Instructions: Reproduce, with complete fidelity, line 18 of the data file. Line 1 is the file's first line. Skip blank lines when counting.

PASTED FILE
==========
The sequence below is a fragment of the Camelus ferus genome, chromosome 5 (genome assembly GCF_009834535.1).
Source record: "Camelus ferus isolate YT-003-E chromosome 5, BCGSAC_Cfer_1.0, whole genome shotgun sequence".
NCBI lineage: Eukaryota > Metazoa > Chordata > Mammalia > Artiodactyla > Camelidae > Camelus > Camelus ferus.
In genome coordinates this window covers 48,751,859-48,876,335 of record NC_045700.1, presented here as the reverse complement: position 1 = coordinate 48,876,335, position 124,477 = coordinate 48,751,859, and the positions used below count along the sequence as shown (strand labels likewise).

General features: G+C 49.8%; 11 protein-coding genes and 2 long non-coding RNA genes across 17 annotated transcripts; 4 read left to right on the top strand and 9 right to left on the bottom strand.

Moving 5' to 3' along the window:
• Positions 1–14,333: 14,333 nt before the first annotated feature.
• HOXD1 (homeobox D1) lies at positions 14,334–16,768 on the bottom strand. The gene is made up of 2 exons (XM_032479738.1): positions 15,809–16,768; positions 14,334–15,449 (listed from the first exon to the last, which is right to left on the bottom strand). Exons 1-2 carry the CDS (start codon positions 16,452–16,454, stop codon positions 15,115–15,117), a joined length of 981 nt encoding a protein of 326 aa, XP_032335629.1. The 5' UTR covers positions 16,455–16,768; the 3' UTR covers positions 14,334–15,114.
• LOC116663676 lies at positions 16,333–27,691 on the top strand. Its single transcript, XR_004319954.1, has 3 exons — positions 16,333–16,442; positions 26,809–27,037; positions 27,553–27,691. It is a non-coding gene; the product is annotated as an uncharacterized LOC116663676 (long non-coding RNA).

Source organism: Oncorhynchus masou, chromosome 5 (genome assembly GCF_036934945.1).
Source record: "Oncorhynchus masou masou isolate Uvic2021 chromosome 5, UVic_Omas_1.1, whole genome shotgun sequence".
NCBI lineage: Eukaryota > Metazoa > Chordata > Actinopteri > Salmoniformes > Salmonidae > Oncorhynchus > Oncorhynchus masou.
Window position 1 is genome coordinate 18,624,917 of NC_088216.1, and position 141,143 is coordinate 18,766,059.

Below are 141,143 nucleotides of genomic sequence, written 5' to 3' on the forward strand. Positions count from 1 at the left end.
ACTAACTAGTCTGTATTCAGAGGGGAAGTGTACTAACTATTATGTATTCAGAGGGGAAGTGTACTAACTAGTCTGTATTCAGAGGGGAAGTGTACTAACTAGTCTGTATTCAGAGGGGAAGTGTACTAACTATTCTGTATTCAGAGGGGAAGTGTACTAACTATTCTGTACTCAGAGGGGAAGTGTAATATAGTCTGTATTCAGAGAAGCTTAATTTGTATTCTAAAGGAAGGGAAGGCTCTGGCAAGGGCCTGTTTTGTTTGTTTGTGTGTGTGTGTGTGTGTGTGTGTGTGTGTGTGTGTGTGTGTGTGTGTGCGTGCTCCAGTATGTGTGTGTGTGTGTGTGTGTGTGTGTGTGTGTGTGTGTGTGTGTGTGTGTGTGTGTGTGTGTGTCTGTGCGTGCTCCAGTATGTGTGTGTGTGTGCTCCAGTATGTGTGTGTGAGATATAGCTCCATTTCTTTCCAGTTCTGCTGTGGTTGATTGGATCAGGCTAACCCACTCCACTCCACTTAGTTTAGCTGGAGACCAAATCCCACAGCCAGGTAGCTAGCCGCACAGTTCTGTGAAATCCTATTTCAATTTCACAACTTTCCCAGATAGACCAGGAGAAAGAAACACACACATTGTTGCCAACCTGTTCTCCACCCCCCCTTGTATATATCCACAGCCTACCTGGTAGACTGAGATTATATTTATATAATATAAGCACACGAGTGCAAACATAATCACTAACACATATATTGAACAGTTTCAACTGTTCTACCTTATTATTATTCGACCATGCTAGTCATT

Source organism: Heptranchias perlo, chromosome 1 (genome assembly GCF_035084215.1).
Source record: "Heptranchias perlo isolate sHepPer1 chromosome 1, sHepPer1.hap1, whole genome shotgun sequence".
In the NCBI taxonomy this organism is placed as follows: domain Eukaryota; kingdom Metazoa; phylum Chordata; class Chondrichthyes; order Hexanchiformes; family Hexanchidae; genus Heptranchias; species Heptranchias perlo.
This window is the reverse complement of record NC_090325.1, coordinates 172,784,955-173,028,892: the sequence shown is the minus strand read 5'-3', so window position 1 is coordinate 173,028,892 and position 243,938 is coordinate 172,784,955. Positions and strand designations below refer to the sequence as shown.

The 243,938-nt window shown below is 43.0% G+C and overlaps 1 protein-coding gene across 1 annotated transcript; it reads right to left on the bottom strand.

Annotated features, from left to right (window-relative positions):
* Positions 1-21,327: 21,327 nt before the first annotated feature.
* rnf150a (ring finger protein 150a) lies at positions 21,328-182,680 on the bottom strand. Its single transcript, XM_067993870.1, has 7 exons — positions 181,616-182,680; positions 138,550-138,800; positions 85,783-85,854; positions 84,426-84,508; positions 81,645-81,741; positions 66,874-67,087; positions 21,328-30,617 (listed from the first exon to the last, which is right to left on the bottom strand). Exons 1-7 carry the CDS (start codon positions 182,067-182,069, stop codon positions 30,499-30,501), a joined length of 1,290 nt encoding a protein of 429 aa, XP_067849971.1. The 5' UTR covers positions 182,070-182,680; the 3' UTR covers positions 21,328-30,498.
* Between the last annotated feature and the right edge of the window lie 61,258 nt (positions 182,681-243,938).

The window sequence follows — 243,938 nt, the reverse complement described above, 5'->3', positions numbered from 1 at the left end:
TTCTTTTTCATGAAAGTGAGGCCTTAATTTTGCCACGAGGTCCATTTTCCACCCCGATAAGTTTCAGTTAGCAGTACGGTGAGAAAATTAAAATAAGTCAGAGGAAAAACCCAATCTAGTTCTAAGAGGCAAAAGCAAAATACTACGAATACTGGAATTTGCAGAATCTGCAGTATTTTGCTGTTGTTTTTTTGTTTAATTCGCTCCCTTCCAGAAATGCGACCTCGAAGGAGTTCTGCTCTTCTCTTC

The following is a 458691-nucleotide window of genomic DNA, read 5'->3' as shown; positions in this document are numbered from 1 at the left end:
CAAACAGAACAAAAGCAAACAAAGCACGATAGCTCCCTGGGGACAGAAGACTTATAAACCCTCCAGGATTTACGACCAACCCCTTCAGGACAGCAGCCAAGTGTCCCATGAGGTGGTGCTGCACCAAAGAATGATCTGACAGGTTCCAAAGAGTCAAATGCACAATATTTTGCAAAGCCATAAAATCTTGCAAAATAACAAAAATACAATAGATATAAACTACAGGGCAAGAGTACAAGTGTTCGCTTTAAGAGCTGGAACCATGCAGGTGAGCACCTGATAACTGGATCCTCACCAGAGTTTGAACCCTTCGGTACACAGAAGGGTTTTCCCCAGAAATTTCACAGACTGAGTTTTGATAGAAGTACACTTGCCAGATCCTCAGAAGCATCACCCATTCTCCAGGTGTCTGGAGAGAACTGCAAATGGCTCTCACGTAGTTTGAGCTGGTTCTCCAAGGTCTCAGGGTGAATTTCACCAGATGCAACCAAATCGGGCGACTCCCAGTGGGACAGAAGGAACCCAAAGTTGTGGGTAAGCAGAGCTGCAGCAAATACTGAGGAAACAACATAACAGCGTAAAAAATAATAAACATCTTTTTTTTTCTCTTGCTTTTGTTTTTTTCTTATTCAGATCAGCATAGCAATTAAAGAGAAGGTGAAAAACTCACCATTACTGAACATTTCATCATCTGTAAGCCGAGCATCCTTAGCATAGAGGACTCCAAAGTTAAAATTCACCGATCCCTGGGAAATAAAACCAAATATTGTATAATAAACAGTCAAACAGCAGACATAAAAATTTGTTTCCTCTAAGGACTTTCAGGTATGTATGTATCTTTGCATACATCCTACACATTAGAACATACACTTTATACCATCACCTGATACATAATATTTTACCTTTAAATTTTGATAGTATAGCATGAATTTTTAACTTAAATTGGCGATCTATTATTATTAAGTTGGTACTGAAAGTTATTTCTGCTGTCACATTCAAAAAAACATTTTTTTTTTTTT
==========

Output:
In the NCBI taxonomy this organism is placed as follows: domain Eukaryota; kingdom Metazoa; phylum Chordata; class Chondrichthyes; order Hexanchiformes; family Hexanchidae; genus Heptranchias; species Heptranchias perlo.